*Drawdown calculations are modelled in retirement funding and drawdown tools where all taxes are calculated on the current Sars tax tables.

(ii) Sam’s investments

Because Sam has invested in a discretionary portfolio, he is not obligated to purchase a living annuity. His funds therefore remain in his unit trust portfolio:

Sam’s investments in 2051
Living annuity R0
Discretionary unit trust R9 902 252
Total savings R9 902 252

Sam has less invested capital than Boipelo, and in order for his capital to support an income until age 100, he would only be able to draw R42 000 per month as a post-retirement income in today’s terms, increasing annually at a rate of 5%. We have assumed that Sam’s portfolio is structured in order to minimise paying tax on interest earned, dividends tax and capital gains tax (CGT).

*Only interest earned above a R34 500 threshold will be included as taxable income, and in a balanced fund there is limited exposure to income-generating assets classes, and capital gain is only applicable on disinvested units. With no other income, it will be highly unlikely that the drawdown leads to significant income tax being paid.

The advantages of Boipelo’s RA

After 30 years of equal investment premiums, Boipelo will have amassed 39% more in invested capital than Sam.

Because Boipelo has made optimal use of her retirement annuity over a 30-year period, she is able to draw 19% more after-tax retirement income than Sam.

This example demonstrates how the mechanics of a retirement annuity, if used as a long-term investment vehicle, can benefit an investor as follows:

  • The investor can save tax by investing into an RA and benefiting from higher Sars tax rebates;
  • At retirement, the investor is permitted to withdraw R500 000 tax-free from her RA, which also benefits the investor by creating future liquidity;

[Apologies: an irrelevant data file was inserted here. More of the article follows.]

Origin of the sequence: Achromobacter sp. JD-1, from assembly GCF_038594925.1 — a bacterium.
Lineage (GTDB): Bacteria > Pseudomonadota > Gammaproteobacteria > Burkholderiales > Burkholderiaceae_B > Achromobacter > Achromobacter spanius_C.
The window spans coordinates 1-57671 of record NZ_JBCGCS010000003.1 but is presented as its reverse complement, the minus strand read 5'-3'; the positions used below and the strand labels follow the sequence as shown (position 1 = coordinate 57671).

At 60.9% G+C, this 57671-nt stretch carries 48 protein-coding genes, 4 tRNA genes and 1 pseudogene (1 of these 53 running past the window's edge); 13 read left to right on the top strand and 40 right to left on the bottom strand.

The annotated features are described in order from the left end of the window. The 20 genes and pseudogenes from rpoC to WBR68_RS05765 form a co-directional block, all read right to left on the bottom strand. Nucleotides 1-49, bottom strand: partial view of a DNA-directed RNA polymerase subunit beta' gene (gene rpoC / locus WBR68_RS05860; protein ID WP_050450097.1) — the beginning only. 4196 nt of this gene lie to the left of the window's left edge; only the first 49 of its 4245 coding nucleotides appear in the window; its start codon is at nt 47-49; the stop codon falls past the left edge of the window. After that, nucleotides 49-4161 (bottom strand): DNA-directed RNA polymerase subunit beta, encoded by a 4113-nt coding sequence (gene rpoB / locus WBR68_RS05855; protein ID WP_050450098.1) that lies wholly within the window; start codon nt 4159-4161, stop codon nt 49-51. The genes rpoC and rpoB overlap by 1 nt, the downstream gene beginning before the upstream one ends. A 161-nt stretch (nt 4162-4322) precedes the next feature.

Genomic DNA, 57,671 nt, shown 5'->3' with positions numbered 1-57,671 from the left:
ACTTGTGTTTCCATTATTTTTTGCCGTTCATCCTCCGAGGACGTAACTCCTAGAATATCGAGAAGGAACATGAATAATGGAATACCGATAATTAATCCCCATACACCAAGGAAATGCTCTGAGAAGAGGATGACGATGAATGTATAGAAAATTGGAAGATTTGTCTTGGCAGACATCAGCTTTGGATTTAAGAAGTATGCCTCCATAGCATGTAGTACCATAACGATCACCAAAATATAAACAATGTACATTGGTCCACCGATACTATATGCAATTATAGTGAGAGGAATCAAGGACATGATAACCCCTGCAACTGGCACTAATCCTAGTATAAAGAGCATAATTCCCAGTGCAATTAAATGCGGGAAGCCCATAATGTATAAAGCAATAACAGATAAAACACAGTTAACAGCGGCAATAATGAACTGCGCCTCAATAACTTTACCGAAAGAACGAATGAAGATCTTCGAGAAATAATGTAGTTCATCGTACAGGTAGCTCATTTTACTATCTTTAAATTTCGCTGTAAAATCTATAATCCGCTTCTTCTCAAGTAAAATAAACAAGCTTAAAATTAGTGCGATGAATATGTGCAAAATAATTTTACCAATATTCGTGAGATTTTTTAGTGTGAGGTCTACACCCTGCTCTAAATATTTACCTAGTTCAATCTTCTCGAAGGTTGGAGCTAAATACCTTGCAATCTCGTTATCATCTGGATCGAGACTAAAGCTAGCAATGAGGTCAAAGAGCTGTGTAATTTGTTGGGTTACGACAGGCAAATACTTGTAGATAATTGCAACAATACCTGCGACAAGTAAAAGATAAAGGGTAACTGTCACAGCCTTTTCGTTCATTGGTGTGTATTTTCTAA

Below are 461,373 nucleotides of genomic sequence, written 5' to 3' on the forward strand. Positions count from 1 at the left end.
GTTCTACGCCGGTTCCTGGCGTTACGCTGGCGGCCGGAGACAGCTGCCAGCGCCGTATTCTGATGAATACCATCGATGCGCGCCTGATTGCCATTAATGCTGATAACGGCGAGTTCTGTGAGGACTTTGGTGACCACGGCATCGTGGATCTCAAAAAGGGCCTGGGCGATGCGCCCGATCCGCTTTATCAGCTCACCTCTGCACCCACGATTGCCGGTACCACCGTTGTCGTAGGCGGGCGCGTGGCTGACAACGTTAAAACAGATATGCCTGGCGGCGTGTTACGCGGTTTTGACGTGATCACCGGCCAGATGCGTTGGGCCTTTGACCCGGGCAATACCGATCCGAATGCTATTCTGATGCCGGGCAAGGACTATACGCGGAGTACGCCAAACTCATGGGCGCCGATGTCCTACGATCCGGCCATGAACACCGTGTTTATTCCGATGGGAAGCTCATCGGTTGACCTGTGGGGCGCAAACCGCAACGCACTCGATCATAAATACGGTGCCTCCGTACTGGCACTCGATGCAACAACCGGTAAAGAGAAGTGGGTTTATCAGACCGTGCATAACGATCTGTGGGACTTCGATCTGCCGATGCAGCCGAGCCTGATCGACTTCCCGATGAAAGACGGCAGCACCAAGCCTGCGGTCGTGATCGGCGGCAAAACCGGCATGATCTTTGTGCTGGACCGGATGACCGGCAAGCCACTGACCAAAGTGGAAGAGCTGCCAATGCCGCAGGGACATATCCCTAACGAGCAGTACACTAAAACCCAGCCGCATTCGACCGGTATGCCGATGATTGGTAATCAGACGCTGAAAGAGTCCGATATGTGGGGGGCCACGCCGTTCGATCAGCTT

• Interest and dividend income earned by retirement funds are exempt from taxation; and
  • Members’ interest in retirement funds is exempt from estate duty, making them effective estate planning vehicles.


In conclusion, the main reason Boipelo is significantly better off using a retirement annuity rather than Sam using a discretionary investment has to do with the difference in the average tax break an investor enjoys on contributions and the average tax rate at which one is taxed on withdrawals. Her contributions are deducted at Boipelo’s maximum tax rate being 39% on the bulk of contributions, and 36% on the remainder, resulting in an average tax break on contributions of 38%.

Once she retires, the income she draws is taxed on a progressive basis with the first R11 262.50 being tax- free and the balance taxed progressively as per the tax tables resulting in her paying an average tax rate of 26%.


* CPI is assumed at 5% per year
* Investment premiums will increase annually at a rate of 5%
* SARS tax rebates from retirement annuity contributions will increase annually at a rate of 5%
* For the sake of simplicity, we have assumed real investment returns on all invested assets to be inflation plus 4%
* Life expectancy of age 100 is assumed
* Personal tax rates as per the 2021/2022 tax tables apply
* Retirement age of 65 is assumed
* We have assumed that the investment premiums will escalate per annum in line with inflation
* We have assumed no tax bracket creep over the investment period